Music News: Akon announces 'Akoin' cryptocurrency

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Akon performs in Lagos, Nigeria in 2017.
Akon performs in Lagos, Nigeria in 2017. (PIUS UTOMI EKPEI/AFP/Getty Images)

You've probably heard of bitcoin, but there are a lot more virtual cryptocurrencies out there - and there's about to be one more that will especially interest fans of "Smack That" and "The Sweet Escape." Akon has announced that he's developing a custom cryptocurrency to be called — wait for it — Akoin.

This isn't just about ego (although there's at least a little of that): the musician, who is of Senegalese descent, sees cryptocurrency as a way to bring economic security to Africa and encourage entrepreneurship on the continent.

According to Stereogum, "Akon is developing what he calls 'Akon Crypto City' on a 2,000 acre plot of land in Senegal, given to Akon by Senegal's president. [...] It'll be 'a first of its kind 100% crypto-based city with Akoin at the center of transactional life.'"

Boss speaks out against child separation

Bruce Springsteen’s Broadway show has a very fixed set list — but on Tuesday night, for the first time in 146 shows, the Boss decided to deviate and add a song. He played "The Ghost of Tom Joad," a mournful 1995 song about the plight of migrants, in what was seen as a protest against President Donald Trump’s policy of separating immigrant children from their parents.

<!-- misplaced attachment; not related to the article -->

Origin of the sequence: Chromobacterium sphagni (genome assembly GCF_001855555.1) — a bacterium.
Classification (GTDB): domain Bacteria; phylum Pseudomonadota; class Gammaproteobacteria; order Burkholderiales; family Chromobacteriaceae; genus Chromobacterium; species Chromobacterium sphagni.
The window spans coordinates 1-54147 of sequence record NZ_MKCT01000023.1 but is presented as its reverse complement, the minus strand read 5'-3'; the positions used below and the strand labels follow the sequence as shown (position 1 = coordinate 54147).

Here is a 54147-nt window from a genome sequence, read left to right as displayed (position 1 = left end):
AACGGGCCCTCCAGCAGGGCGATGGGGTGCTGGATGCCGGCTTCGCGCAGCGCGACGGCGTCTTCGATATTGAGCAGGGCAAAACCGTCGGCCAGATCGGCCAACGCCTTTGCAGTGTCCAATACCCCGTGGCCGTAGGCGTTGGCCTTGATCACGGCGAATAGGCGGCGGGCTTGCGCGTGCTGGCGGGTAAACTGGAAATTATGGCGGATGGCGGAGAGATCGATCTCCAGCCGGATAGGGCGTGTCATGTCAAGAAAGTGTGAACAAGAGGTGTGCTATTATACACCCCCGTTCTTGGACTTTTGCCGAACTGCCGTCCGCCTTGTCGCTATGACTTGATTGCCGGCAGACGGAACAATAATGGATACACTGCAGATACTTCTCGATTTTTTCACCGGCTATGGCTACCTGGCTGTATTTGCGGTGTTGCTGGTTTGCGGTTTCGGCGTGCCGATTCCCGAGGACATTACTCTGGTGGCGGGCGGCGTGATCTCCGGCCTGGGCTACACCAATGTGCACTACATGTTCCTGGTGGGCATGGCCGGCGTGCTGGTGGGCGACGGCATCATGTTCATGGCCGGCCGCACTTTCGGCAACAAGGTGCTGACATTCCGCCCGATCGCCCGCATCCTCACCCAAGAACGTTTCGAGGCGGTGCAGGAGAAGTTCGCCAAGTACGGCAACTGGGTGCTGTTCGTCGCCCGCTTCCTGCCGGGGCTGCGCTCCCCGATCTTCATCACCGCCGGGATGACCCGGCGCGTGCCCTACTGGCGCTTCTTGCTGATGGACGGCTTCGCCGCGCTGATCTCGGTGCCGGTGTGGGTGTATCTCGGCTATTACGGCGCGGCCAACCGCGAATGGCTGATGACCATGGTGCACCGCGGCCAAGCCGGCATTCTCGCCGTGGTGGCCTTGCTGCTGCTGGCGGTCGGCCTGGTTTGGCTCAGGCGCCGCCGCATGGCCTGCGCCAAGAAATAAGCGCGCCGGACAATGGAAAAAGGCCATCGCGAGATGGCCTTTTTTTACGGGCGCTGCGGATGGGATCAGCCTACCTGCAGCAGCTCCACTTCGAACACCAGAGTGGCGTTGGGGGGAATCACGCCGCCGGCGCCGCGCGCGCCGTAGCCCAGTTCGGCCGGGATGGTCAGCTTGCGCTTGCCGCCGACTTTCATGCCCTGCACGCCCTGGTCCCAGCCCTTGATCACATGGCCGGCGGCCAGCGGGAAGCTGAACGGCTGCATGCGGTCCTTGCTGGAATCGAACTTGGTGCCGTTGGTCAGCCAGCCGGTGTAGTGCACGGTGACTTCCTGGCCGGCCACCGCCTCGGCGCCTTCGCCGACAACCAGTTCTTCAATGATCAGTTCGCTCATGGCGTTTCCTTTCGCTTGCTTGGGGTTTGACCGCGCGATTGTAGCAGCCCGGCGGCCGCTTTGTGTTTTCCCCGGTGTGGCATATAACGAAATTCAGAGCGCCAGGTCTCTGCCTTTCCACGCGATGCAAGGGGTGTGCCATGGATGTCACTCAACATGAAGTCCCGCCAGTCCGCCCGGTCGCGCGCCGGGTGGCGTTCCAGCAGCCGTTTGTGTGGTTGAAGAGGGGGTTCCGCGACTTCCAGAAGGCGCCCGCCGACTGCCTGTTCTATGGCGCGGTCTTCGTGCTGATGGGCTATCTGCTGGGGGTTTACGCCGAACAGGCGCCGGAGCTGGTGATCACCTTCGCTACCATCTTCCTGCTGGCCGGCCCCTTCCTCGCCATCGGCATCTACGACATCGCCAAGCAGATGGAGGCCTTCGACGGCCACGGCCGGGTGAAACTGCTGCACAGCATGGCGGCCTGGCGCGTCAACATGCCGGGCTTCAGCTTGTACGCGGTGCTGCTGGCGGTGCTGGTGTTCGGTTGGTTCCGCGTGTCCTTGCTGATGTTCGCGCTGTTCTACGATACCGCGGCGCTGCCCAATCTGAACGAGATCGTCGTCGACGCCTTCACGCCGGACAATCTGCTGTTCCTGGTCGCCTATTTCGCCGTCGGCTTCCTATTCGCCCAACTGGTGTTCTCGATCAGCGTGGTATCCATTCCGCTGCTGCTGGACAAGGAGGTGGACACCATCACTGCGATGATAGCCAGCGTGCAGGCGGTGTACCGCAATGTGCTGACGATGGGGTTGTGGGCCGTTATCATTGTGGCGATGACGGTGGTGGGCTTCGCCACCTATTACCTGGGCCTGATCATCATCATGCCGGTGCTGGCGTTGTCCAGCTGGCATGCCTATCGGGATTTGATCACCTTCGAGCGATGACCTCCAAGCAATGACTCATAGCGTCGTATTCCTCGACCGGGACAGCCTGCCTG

Paul McCartney announces new album

On Wednesday, Sir Paul McCartney released two new songs and announced his first original album in five years. "I liked the words 'Egypt Station,'" said McCartney about the album's title. "It reminded me of the 'album' albums we used to make. Egypt Station starts off at the station on the first song and then each song is like a different station. So it gave us some idea to base all the songs around that. I think of it as a dream location that the music emanates from." The album is due out Sept. 7. (Pitchfork)

Distilleries use music for spirit-aging

As Billboard reports, distilleries are turning to music to impart special character to their spirits. At least four different U.S. distilleries are using amplified music in the alcohol aging process.

Joe Heron of Copper & Kings in Kentucky explains how this works: "[When] a bass note is pulsed into the barrel, the alcohol molecule moves away from the sound wave, hits the barrel wall, slides up until it loses momentum and then falls down, and the process repeats."

At Dark Island Spirits in upstate New York, Billboard reports, "the distiller often matches musical genre to corresponding styles of alcohol. The Eleanor Glen single malt whiskey, for example, is soothed by the Celtic-inspired rock of Jane Espie. Blues Bourbon gets a classic R&B playlist, while the seasonal Snow Wheat whiskey is paired with Christmas carols. The rum gets reggae."

Here's a playlist featuring the songs Copper & Kings spirits have been aging to — including Minnesota's own Prince ("I Would Die 4 U"), Bob Dylan ("One More Cup of Coffee"), and Trampled By Turtles ("Midnight on the Interstate").

James Bay joins Stones for "Beast of Burden"

The Rolling Stones like recruiting their openers for duets during the main set — witness their collaboration with Grace Potter when they played TCF Bank Stadium in 2015. In London on Tuesday night, they brought supporting act James Bay onstage to sing "Beast of Burden" with Mick Jagger. (Rolling Stone)


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